For a lot of folks in eating disorder recovery (or recovery from diet culture), facing your “fear foods” can be revolutionary! If you’ve kept yourself from eating “cheat foods” or “fear foods” that incite feelings of guilt, shame, unworthiness, and failure, then it’s no wonder you might feel liberation and freedom when those same foods become neutral. Here, I talk about the food rules, why they’re not helpful, and fat phobia. Part Two covers something called Diet Land and Donut Land.
In eating disorder recovery, one of the goals is to make food and movement (among other things) neutral. That is, a donut has the same level of satisfaction and value as a salad. Doing an intense fitness class holds the same value as a slow, restorative yoga class. In other words, the value of food and activity comes from what your body determines what it wants and needs (not your brain or the “shoulds” you hear from society).
When foods and exercise live on a hierarchy, we make it easy label things as “good” or “bad.” Then, when we engage in “good” or “bad” things we start making ourselves feel “good” or “bad” about ourselves based on those actions. So, for instance, if we eat a “good” food, then we might feel worthier or praise ourselves for having willpower. If we eat a “bad” food, then we might think of ourselves as “bad,” feel shame, and berate ourselves for all the bad things we’ve ever done (cue the shame spiral).
Has this ever happened to you?
When we put all foods and movement on a level playing field, we can let go of the notion that we’re moral or right for doing certain things over others. We also make room for joy and freedom because there’s no punishment for breaking arbitrary food and movement rules.
“But Kate,” you say, “What about when I stop using those rules? Am I going to gain a lot of weight and feel bad about myself?”
My response: I want you to ask yourself if you’ve always felt “good” when you’re consumed by following a “lifestyle plan” that makes you feel guilty for going off plan. Do you actually feel good about yourself when you constantly think about food or the next mealtime? How do you feel when you notice tiny body changes out of your control? Most folks I know tell me that they feel worse about themselves when they’re constantly trying to be “good” and follow their food and movement plans.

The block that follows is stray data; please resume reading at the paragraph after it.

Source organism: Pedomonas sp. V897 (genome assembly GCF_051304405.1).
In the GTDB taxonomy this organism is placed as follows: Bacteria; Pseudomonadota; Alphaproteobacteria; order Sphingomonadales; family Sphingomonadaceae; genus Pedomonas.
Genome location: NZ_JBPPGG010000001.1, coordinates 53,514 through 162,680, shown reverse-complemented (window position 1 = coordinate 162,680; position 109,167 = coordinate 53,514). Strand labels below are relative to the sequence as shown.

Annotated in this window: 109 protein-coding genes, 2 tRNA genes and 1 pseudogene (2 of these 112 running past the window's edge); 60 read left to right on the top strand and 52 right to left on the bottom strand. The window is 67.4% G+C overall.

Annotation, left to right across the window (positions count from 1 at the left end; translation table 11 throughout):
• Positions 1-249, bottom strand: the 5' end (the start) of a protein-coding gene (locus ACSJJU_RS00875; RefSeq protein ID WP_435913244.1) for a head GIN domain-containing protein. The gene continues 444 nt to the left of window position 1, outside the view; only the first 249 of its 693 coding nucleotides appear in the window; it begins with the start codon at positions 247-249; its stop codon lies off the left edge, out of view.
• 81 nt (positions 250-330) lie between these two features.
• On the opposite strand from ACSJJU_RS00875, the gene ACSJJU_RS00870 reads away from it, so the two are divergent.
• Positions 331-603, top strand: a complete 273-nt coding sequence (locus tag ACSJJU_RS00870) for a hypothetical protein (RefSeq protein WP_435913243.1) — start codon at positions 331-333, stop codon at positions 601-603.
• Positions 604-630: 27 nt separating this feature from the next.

You see, when we follow these rules, we actually make it harder to listen to our body’s natural wisdom. (Yes, your body has natural intuition and wisdom!). Everyone’s body has different needs. Engaging in food and movement rules makes us lose touch with our own natural hunger cues. Hunger makes it harder to think, recover from exercise, increases moodiness, and contributes to isolation. It’s really hard to know what your body’s needs are when someone else is telling you how to eat or when to work out next.
Your body naturally knows when it’s hungry, the kinds of nutrients it needs, and when it needs movement. When was the last time you checked in with your body about these kinds of needs instead of listening to “experts” (or your eating disorder) that suggest ignoring your body cues? Do they know your body? Are they living in your body? Do they know what kind of life experiences your body remembers?
Not trusting our bodies can make us feel disconnected, anxious and sad. Lack of body trust contributes to believing we’re bad, then acting violently towards our bodies. (Violence takes the form of diets, eating disorder issues, binging/purging, restricting, weighing, over-exercising, obsessively counting calories, etc.).
Looking outward for approval (i.e. not trusting ourselves) leads to believing we’re not worthy, restricting nourishment, self-harming, or letting people take advantage of our bodies and minds. If we self-sabotage and distrust ourselves enough, then we become easier targets to letting others treat us the same way through toxic relationships.
Here’s another layer to the story: Your worry is rooted—by no intentional fault of your own—in fat phobia.
Not only do eating disorder and diet rules decrease body trust, they serve to keep people compliant within a fat phobic culture. That’s right. Society uses scare tactics to keep people reaching for the “thin ideal” sold to us by diet culture. Diets are a glorified eating disorder program.
The thin ideal makes billions for the diet industry, pharmaceutical companies, doctor’s offices, the wellness industry, and even our government who sponsors studies about the “war on obesity” which are also backed by Big Pharma.
In your own diet and eating disorder recovery, consider how much you’re recovered. Do you still fear gaining “too much” weight or losing a certain amount of weight to be socially acceptable? If so, that’s fat phobia talking!
Take a minute to think about all the ways you’ve been following the “rules” of diet culture. If you’re feeling like an over-achiever, then write about it. Consider how you’ve internalized the “thin ideal” and fatphobic cultural norms. What kind of trusting relationship would you like to have with your body?
Stay tuned for Part Two where we get into the details of Diet Land and Donut Land (yummy!).